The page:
The Government has decided not to opt in to a proposal for a Regulation of the European Parliament and the Council establishing a Justice Programme.
The Justice Programme aims to support judicial cooperation in civil and criminal matters, promote judicial training and facilitate access to justice. It forms part of the Justice, Rights and Values Fund within the proposals for the EU’s new Multiannual Financial Framework, the EU’s budget for the period 2021-2027. The proposal has a Justice and Home Affairs legal base, and so the UK must take an opt-in decision under Title V of the Treaty on the Functioning of the European Union.
Given that the Justice Programme will run from January 2021 to December 2027, the UK will have left the EU and come to the end of any anticipated Implementation Period (which would conclude in December 2020) before the Programme comes into effect. The European Commission has therefore drafted the Regulation establishing the Programme on the basis that the UK will not be able to participate as an EU Member State, as it will no longer be part of the European Union. Opting in to the proposal would not automatically allow us to participate in the Justice Programme when it comes into effect, but it would allow the UK to have a vote on the proposals until March 2019 and potentially influence its development. If we wanted to join the Programme after leaving the EU, we would need to negotiate with the European Commission to do so as a Third Country.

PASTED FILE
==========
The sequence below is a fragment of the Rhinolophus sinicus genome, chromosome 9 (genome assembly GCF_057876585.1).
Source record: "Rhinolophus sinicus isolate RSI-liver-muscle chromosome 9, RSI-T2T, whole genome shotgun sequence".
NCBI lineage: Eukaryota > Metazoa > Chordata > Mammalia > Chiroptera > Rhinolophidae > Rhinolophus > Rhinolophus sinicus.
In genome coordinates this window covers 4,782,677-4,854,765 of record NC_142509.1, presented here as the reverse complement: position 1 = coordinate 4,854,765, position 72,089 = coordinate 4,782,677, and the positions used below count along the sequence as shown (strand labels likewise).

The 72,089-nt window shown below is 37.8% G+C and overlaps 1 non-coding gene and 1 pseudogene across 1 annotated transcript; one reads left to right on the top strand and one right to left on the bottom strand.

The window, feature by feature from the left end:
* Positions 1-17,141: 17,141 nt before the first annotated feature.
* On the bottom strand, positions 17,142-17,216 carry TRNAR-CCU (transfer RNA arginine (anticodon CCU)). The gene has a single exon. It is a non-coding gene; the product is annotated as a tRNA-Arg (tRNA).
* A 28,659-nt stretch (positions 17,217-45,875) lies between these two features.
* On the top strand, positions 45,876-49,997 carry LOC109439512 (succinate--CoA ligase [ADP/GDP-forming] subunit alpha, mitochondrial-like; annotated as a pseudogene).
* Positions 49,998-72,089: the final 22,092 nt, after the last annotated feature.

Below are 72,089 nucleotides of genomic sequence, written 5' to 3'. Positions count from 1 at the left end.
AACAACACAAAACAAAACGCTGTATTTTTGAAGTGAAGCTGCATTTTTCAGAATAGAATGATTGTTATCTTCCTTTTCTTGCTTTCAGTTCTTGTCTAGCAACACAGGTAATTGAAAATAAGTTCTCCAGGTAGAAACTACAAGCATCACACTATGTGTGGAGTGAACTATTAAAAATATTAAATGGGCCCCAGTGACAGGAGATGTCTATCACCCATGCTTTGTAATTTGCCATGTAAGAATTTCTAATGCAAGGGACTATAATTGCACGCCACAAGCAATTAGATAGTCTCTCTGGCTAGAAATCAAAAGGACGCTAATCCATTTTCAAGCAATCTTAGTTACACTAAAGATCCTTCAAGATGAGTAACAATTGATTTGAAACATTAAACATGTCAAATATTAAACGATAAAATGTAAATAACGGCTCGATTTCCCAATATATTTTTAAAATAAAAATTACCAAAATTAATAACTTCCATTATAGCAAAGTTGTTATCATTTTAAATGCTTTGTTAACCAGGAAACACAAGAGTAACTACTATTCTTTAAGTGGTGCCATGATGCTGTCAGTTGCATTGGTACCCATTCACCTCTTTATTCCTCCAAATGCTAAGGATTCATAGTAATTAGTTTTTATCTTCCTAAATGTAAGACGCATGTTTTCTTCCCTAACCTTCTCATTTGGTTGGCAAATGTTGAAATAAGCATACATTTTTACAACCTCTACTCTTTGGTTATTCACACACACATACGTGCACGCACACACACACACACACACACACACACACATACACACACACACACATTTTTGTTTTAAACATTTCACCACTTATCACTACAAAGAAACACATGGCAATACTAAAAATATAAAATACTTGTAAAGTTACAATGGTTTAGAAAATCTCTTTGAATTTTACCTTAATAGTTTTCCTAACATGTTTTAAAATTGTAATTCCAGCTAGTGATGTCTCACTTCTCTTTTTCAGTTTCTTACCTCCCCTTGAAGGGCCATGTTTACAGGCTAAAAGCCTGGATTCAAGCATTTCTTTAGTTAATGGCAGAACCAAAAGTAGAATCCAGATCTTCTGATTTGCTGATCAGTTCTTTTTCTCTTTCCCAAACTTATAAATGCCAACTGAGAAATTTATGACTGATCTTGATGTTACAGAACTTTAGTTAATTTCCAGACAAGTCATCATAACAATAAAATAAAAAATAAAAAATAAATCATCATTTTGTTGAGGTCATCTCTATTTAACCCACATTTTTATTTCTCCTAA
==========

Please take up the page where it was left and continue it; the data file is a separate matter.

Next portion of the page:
The UK did not opt in to the existing Justice Programme running from 2014-2020. It was considered that the benefits to the UK from the Programme (in terms of receiving funding for UK organisations to carry out activities under the Programme) did not outweigh its costs to the Government.
Given these reasons, the government has concluded that it is not in the national interest to opt in to the Justice Programme.
This statement has also been made in the House of Lords